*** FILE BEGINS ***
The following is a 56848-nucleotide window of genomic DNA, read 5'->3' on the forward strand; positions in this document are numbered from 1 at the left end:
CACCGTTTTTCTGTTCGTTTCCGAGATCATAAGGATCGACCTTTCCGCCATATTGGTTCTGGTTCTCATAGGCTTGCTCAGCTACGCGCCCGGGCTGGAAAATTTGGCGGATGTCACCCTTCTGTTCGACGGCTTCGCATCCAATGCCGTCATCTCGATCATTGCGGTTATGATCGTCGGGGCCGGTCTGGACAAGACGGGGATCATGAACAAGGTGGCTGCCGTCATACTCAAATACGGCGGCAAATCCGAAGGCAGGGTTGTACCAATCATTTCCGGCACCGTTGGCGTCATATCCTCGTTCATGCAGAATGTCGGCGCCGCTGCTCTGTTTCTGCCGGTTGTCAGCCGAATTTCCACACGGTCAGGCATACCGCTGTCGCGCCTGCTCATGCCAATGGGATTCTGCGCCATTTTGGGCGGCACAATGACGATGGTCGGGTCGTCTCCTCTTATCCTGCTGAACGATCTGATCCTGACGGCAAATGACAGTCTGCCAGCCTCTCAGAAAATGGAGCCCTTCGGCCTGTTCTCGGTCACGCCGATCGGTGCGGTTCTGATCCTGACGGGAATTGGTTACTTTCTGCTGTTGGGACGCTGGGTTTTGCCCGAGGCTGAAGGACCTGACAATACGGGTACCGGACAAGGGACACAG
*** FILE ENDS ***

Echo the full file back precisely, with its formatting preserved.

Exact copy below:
The following is a 56848-nucleotide window of genomic DNA, read 5'->3' on the forward strand; positions in this document are numbered from 1 at the left end:
CACCGTTTTTCTGTTCGTTTCCGAGATCATAAGGATCGACCTTTCCGCCATATTGGTTCTGGTTCTCATAGGCTTGCTCAGCTACGCGCCCGGGCTGGAAAATTTGGCGGATGTCACCCTTCTGTTCGACGGCTTCGCATCCAATGCCGTCATCTCGATCATTGCGGTTATGATCGTCGGGGCCGGTCTGGACAAGACGGGGATCATGAACAAGGTGGCTGCCGTCATACTCAAATACGGCGGCAAATCCGAAGGCAGGGTTGTACCAATCATTTCCGGCACCGTTGGCGTCATATCCTCGTTCATGCAGAATGTCGGCGCCGCTGCTCTGTTTCTGCCGGTTGTCAGCCGAATTTCCACACGGTCAGGCATACCGCTGTCGCGCCTGCTCATGCCAATGGGATTCTGCGCCATTTTGGGCGGCACAATGACGATGGTCGGGTCGTCTCCTCTTATCCTGCTGAACGATCTGATCCTGACGGCAAATGACAGTCTGCCAGCCTCTCAGAAAATGGAGCCCTTCGGCCTGTTCTCGGTCACGCCGATCGGTGCGGTTCTGATCCTGACGGGAATTGGTTACTTTCTGCTGTTGGGACGCTGGGTTTTGCCCGAGGCTGAAGGACCTGACAATACGGGTACCGGACAAGGGACACAG